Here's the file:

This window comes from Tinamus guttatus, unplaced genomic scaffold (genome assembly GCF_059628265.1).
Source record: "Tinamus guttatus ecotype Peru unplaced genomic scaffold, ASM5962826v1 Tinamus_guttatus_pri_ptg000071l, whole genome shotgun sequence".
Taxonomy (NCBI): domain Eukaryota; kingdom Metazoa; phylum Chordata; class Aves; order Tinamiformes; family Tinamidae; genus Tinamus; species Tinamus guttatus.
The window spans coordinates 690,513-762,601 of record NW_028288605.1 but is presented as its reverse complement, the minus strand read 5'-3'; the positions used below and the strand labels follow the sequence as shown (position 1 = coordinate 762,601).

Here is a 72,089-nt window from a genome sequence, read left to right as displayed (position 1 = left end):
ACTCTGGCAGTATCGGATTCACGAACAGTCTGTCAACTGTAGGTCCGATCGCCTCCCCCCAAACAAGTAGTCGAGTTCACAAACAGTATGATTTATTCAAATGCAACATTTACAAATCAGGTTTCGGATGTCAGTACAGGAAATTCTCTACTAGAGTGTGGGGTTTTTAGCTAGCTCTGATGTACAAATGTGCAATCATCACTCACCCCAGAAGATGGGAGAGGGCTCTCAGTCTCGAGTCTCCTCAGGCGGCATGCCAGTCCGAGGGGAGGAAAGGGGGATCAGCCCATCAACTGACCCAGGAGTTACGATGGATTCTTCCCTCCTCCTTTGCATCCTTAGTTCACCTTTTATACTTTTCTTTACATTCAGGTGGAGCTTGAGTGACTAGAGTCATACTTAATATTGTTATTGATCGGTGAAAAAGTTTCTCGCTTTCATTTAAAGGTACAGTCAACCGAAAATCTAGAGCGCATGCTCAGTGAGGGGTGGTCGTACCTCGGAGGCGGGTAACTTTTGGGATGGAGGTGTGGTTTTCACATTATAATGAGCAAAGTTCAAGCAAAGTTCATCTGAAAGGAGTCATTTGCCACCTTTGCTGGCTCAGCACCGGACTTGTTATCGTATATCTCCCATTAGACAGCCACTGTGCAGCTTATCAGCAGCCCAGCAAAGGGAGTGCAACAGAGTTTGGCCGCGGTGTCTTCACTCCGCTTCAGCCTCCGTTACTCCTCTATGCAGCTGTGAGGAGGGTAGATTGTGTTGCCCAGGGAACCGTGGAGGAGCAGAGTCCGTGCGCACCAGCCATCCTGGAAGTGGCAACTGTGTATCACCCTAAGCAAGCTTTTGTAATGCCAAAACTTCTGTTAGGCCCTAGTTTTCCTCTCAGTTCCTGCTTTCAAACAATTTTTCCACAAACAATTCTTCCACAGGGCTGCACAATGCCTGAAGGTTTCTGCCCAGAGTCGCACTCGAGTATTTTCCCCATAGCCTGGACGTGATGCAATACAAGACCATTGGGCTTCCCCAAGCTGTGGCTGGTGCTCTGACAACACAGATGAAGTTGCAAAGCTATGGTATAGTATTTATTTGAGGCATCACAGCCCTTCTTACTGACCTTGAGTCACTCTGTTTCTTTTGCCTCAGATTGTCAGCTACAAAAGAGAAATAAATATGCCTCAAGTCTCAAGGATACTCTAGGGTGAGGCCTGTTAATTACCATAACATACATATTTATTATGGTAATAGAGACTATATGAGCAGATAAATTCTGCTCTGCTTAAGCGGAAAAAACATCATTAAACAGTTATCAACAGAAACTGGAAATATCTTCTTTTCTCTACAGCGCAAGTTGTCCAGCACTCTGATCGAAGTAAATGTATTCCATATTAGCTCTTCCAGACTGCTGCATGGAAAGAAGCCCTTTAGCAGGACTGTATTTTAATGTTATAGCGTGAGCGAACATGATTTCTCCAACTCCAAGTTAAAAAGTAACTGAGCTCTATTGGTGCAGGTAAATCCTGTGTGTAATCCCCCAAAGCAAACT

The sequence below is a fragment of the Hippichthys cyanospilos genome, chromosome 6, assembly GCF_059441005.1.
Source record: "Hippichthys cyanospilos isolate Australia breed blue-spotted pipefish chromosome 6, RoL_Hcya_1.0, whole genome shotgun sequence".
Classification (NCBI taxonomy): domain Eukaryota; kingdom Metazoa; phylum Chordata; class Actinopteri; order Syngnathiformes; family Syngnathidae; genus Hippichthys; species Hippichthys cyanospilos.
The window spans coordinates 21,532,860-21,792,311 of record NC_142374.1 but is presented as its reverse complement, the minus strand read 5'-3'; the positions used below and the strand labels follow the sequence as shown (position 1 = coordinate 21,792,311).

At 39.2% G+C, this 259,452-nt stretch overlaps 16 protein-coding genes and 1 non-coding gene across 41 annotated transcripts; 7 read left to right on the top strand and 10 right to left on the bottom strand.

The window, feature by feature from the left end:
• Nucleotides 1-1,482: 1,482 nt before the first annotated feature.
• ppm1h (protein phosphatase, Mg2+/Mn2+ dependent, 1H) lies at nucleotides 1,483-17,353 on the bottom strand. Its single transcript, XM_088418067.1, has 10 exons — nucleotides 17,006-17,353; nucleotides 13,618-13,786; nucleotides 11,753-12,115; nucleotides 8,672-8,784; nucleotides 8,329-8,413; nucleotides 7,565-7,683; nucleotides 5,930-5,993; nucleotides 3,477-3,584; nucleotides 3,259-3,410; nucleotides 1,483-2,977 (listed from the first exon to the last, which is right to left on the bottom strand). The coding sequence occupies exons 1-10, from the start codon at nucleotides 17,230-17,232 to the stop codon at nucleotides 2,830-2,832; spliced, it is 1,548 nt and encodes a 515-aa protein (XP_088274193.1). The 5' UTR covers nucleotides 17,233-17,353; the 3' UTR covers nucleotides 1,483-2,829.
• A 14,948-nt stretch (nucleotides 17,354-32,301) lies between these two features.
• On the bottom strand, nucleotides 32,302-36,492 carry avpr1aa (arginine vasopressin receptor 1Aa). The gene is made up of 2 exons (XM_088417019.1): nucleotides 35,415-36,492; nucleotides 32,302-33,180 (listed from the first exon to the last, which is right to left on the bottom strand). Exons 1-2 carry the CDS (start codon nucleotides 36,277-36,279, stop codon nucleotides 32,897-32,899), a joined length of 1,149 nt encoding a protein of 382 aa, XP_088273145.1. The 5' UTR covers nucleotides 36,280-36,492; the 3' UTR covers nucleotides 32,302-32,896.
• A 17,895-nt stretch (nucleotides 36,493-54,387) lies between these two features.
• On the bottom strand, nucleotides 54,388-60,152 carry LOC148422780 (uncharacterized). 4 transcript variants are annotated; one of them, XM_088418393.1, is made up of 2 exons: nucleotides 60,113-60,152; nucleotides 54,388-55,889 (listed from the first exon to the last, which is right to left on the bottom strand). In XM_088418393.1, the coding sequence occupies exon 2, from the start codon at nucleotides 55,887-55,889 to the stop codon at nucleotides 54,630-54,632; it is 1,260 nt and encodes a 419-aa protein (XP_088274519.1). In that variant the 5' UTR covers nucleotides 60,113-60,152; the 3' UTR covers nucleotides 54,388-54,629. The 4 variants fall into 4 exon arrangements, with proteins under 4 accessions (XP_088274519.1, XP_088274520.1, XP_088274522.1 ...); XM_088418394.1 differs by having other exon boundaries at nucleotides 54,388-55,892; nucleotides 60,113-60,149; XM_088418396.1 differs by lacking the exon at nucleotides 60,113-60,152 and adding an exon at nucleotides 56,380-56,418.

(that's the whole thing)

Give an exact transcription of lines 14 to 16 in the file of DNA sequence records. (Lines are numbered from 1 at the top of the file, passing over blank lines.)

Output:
• ppm1h (protein phosphatase, Mg2+/Mn2+ dependent, 1H) lies at nucleotides 1,483-17,353 on the bottom strand. Its single transcript, XM_088418067.1, has 10 exons — nucleotides 17,006-17,353; nucleotides 13,618-13,786; nucleotides 11,753-12,115; nucleotides 8,672-8,784; nucleotides 8,329-8,413; nucleotides 7,565-7,683; nucleotides 5,930-5,993; nucleotides 3,477-3,584; nucleotides 3,259-3,410; nucleotides 1,483-2,977 (listed from the first exon to the last, which is right to left on the bottom strand). The coding sequence occupies exons 1-10, from the start codon at nucleotides 17,230-17,232 to the stop codon at nucleotides 2,830-2,832; spliced, it is 1,548 nt and encodes a 515-aa protein (XP_088274193.1). The 5' UTR covers nucleotides 17,233-17,353; the 3' UTR covers nucleotides 1,483-2,829.
• A 14,948-nt stretch (nucleotides 17,354-32,301) lies between these two features.
• On the bottom strand, nucleotides 32,302-36,492 carry avpr1aa (arginine vasopressin receptor 1Aa). The gene is made up of 2 exons (XM_088417019.1): nucleotides 35,415-36,492; nucleotides 32,302-33,180 (listed from the first exon to the last, which is right to left on the bottom strand). Exons 1-2 carry the CDS (start codon nucleotides 36,277-36,279, stop codon nucleotides 32,897-32,899), a joined length of 1,149 nt encoding a protein of 382 aa, XP_088273145.1. The 5' UTR covers nucleotides 36,280-36,492; the 3' UTR covers nucleotides 32,302-32,896.